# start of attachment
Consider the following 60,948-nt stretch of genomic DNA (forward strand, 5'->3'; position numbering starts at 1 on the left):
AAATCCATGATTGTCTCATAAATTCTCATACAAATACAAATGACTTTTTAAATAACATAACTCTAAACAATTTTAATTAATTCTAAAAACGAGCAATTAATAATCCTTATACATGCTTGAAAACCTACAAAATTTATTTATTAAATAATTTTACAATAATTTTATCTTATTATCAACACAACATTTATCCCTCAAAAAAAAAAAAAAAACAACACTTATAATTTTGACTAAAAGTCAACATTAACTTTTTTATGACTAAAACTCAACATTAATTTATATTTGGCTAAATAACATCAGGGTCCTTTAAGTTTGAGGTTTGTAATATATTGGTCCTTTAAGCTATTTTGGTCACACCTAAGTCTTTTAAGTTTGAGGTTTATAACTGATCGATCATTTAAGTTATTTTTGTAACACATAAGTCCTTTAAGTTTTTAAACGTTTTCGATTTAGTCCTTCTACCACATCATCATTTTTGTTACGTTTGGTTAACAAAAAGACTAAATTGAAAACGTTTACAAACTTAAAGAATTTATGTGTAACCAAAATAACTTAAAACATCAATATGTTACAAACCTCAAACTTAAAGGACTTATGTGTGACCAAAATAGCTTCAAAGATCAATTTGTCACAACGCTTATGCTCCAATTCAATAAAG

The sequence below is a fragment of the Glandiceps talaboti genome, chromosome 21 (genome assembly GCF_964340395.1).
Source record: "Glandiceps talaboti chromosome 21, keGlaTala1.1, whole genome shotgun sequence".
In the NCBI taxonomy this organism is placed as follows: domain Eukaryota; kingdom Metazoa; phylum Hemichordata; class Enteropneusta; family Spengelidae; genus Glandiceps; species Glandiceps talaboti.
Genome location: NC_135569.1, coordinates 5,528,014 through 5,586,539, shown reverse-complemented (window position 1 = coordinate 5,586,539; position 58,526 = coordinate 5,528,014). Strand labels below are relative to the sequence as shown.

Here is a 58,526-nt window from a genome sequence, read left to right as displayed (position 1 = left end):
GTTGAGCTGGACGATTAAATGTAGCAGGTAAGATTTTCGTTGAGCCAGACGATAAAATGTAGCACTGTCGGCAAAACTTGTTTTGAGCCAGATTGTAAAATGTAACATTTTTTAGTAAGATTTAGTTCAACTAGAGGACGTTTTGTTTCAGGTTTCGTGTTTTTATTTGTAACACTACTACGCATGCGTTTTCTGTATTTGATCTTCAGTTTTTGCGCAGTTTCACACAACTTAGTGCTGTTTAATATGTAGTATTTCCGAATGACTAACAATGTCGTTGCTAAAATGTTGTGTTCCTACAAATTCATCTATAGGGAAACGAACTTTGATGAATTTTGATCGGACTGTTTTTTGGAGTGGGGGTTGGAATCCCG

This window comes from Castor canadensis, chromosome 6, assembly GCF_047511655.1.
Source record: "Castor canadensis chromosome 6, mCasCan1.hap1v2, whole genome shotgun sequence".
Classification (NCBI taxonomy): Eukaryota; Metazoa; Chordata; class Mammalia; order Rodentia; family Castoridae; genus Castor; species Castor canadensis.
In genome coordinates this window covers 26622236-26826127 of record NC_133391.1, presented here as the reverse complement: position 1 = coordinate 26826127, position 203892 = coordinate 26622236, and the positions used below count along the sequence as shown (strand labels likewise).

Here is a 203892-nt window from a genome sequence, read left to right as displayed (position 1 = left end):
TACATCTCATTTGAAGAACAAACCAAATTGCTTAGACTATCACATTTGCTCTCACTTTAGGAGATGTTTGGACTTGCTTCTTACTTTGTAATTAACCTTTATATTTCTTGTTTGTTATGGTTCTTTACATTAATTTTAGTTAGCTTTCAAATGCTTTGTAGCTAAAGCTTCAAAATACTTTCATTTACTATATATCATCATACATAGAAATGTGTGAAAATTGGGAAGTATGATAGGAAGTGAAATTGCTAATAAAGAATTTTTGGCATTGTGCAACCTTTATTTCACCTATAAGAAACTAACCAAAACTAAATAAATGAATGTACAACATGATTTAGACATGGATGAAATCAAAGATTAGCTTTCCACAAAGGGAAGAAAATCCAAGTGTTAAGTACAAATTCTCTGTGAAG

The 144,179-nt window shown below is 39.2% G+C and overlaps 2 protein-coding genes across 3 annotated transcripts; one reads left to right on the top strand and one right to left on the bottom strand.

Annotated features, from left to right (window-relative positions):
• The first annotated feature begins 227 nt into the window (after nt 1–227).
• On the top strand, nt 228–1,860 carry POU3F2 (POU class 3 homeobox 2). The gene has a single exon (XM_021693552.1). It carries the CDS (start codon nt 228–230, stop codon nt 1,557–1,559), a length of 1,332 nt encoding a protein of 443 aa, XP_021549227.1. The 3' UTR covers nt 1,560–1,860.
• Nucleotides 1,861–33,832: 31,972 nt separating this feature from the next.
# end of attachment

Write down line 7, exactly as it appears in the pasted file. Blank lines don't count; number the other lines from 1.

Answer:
Here is a 58,526-nt window from a genome sequence, read left to right as displayed (position 1 = left end):